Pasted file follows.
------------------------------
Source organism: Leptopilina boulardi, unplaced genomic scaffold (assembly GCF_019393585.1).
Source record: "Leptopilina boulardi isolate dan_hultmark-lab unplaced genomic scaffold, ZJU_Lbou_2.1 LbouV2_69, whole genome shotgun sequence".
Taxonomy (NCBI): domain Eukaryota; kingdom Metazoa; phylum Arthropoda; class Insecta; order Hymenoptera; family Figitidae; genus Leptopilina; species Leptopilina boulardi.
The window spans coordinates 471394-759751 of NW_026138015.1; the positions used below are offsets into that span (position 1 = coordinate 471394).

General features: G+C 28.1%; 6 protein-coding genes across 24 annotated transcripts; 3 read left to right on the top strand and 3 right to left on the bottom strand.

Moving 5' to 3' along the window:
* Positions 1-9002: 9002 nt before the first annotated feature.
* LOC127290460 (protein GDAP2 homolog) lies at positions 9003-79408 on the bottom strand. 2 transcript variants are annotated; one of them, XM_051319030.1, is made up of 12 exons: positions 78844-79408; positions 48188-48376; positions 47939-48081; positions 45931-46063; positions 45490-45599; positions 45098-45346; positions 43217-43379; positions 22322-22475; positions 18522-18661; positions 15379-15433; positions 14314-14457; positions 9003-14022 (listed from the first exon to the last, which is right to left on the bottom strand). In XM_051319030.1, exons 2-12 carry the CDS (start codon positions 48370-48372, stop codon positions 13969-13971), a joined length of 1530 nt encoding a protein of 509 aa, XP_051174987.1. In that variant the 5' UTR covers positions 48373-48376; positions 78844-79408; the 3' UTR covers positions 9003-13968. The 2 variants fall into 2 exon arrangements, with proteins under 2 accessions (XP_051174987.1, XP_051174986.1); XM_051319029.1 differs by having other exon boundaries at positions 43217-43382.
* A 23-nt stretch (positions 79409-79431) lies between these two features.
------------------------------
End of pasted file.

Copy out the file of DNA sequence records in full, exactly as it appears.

Source organism: Leptopilina boulardi, unplaced genomic scaffold (assembly GCF_019393585.1).
Source record: "Leptopilina boulardi isolate dan_hultmark-lab unplaced genomic scaffold, ZJU_Lbou_2.1 LbouV2_69, whole genome shotgun sequence".
Taxonomy (NCBI): domain Eukaryota; kingdom Metazoa; phylum Arthropoda; class Insecta; order Hymenoptera; family Figitidae; genus Leptopilina; species Leptopilina boulardi.
The window spans coordinates 471394-759751 of NW_026138015.1; the positions used below are offsets into that span (position 1 = coordinate 471394).

General features: G+C 28.1%; 6 protein-coding genes across 24 annotated transcripts; 3 read left to right on the top strand and 3 right to left on the bottom strand.

Moving 5' to 3' along the window:
* Positions 1-9002: 9002 nt before the first annotated feature.
* LOC127290460 (protein GDAP2 homolog) lies at positions 9003-79408 on the bottom strand. 2 transcript variants are annotated; one of them, XM_051319030.1, is made up of 12 exons: positions 78844-79408; positions 48188-48376; positions 47939-48081; positions 45931-46063; positions 45490-45599; positions 45098-45346; positions 43217-43379; positions 22322-22475; positions 18522-18661; positions 15379-15433; positions 14314-14457; positions 9003-14022 (listed from the first exon to the last, which is right to left on the bottom strand). In XM_051319030.1, exons 2-12 carry the CDS (start codon positions 48370-48372, stop codon positions 13969-13971), a joined length of 1530 nt encoding a protein of 509 aa, XP_051174987.1. In that variant the 5' UTR covers positions 48373-48376; positions 78844-79408; the 3' UTR covers positions 9003-13968. The 2 variants fall into 2 exon arrangements, with proteins under 2 accessions (XP_051174987.1, XP_051174986.1); XM_051319029.1 differs by having other exon boundaries at positions 43217-43382.
* A 23-nt stretch (positions 79409-79431) lies between these two features.